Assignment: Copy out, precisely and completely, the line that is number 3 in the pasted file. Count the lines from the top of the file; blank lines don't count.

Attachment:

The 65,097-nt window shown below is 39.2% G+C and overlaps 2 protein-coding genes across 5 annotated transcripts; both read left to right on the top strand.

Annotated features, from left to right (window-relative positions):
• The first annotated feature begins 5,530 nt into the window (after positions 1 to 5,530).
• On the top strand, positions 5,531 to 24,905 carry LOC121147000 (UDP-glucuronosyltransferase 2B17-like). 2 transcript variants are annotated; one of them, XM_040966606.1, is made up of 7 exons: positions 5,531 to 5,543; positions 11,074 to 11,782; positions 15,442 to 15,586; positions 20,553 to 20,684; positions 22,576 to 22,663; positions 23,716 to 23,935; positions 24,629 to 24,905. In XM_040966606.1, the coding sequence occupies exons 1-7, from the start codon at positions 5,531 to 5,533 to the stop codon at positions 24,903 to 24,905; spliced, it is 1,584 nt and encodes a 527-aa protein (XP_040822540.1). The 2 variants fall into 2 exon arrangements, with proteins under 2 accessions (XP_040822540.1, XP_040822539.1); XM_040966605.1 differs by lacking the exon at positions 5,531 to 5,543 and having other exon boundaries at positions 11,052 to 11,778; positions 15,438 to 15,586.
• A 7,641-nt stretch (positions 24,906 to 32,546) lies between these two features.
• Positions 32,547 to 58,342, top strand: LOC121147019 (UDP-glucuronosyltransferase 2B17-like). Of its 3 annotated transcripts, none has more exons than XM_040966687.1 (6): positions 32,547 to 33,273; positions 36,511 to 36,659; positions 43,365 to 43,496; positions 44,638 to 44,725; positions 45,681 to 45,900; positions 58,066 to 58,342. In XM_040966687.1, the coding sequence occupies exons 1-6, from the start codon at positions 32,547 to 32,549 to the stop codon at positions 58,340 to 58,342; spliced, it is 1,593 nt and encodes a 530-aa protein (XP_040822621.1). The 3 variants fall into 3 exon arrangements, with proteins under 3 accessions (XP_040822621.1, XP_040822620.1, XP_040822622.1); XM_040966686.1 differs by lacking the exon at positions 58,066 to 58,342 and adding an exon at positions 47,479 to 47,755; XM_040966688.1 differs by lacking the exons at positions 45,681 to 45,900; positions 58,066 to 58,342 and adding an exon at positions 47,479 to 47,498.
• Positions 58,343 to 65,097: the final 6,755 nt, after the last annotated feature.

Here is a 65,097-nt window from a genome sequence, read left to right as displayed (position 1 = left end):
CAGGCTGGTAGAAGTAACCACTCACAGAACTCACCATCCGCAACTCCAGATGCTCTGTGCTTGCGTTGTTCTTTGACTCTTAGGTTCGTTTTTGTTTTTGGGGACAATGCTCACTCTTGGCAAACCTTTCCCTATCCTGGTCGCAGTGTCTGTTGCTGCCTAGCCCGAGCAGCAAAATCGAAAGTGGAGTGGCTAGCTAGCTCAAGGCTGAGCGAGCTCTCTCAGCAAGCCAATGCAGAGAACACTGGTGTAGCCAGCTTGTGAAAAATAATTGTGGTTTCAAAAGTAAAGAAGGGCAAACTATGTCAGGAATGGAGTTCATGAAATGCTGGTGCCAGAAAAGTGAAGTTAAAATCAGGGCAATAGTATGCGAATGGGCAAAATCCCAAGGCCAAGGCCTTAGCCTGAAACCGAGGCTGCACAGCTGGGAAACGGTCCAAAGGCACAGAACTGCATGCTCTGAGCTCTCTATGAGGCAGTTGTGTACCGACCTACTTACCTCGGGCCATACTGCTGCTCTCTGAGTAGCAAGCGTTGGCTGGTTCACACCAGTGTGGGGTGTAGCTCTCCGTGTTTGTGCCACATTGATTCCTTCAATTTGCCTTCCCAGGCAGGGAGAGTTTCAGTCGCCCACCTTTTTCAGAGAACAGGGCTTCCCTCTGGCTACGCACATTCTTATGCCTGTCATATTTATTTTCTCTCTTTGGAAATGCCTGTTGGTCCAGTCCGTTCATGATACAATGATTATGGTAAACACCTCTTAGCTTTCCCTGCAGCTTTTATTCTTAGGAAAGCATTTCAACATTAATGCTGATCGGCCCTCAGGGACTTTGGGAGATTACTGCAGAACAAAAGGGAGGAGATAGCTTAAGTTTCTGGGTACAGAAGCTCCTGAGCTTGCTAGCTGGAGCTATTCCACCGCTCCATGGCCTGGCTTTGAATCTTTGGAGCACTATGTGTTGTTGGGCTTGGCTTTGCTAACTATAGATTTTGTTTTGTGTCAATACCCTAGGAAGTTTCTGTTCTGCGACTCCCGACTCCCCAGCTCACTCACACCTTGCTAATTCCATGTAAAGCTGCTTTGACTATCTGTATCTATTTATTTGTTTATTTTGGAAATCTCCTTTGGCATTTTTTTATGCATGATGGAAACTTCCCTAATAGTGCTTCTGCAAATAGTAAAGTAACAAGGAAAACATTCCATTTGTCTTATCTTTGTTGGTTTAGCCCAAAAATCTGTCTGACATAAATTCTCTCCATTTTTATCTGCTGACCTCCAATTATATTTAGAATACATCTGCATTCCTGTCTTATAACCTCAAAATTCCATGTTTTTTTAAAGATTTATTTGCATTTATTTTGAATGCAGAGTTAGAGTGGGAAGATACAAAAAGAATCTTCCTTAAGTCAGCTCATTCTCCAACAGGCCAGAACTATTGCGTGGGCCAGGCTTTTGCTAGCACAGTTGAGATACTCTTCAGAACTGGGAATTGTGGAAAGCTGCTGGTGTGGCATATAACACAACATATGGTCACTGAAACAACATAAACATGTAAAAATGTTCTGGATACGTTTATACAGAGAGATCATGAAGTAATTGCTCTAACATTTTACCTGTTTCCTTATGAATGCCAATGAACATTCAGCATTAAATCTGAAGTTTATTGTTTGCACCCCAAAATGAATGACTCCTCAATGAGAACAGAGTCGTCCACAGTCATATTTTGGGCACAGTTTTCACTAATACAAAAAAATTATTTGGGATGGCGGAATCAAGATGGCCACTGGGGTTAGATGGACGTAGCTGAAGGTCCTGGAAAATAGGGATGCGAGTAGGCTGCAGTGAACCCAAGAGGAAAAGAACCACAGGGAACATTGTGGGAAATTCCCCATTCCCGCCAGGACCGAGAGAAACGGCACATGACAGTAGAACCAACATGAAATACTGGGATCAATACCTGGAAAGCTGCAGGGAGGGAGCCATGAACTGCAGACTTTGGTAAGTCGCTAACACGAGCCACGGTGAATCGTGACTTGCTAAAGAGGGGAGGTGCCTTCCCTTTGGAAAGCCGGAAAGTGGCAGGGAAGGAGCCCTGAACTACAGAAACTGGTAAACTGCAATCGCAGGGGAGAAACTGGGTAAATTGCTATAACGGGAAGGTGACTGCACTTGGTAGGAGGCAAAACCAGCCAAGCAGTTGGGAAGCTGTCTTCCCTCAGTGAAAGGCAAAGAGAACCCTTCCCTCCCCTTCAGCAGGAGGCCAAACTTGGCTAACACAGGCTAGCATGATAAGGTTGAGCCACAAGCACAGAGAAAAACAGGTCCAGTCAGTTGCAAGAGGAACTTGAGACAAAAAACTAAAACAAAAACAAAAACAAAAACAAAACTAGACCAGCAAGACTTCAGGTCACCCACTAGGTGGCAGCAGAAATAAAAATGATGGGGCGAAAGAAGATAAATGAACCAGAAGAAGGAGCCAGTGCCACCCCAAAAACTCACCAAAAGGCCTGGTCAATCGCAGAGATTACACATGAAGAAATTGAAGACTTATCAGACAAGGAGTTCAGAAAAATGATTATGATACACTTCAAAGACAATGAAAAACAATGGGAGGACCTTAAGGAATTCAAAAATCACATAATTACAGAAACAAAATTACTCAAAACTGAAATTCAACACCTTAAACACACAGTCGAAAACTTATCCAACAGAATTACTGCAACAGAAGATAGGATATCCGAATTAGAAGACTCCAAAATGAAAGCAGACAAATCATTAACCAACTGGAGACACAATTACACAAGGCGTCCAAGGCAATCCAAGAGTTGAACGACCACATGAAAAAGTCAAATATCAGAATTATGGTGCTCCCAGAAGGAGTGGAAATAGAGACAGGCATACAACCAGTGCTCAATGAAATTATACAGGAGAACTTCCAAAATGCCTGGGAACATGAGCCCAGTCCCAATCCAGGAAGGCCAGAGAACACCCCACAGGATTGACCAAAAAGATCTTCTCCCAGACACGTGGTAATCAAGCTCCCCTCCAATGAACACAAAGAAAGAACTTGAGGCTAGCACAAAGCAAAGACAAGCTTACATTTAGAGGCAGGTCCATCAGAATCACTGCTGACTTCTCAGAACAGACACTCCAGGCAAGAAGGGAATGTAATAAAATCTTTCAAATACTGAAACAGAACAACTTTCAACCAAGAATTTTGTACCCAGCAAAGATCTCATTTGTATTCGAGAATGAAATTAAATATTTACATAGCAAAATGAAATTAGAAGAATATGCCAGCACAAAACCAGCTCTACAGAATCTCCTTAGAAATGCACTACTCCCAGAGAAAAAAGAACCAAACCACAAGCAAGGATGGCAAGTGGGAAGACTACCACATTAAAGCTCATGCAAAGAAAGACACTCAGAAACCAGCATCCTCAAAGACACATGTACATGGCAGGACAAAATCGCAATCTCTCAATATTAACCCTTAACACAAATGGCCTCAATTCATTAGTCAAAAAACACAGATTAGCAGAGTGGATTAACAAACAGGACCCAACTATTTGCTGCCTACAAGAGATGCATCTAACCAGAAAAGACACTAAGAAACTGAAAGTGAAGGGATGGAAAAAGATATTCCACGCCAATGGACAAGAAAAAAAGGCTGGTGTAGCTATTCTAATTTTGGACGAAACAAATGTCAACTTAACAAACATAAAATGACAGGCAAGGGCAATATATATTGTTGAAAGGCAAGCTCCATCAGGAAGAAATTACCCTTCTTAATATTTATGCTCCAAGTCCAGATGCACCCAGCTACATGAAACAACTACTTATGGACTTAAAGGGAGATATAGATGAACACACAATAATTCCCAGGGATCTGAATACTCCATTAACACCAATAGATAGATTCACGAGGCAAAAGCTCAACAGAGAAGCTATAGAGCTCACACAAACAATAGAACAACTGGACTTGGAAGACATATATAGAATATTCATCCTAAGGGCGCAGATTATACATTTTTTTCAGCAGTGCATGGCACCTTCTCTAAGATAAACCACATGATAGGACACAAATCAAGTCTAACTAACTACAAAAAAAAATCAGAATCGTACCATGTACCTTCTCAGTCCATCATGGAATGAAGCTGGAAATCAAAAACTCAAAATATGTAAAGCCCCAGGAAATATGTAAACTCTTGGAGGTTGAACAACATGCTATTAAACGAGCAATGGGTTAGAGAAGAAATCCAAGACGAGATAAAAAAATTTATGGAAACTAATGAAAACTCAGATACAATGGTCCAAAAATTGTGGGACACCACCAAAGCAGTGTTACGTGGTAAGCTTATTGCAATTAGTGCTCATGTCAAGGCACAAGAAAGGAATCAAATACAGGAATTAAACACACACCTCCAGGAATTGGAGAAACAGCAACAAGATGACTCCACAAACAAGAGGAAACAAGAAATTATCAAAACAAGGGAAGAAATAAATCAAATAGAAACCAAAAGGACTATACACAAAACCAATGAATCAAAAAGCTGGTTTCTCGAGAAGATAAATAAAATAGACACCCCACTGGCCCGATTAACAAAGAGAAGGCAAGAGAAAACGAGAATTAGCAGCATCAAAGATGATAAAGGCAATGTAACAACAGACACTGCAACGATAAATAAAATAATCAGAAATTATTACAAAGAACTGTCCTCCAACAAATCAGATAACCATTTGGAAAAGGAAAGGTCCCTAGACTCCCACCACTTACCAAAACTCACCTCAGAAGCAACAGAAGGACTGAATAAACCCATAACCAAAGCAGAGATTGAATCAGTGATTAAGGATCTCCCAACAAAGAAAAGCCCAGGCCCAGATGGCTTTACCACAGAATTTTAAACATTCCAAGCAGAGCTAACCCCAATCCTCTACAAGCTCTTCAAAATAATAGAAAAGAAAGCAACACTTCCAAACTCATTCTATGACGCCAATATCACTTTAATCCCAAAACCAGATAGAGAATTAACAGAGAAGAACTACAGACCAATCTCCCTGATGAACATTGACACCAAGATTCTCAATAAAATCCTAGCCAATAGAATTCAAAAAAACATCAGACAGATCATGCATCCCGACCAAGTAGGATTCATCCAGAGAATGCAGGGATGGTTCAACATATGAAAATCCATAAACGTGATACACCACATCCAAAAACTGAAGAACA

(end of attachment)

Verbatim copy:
• The first annotated feature begins 5,530 nt into the window (after positions 1 to 5,530).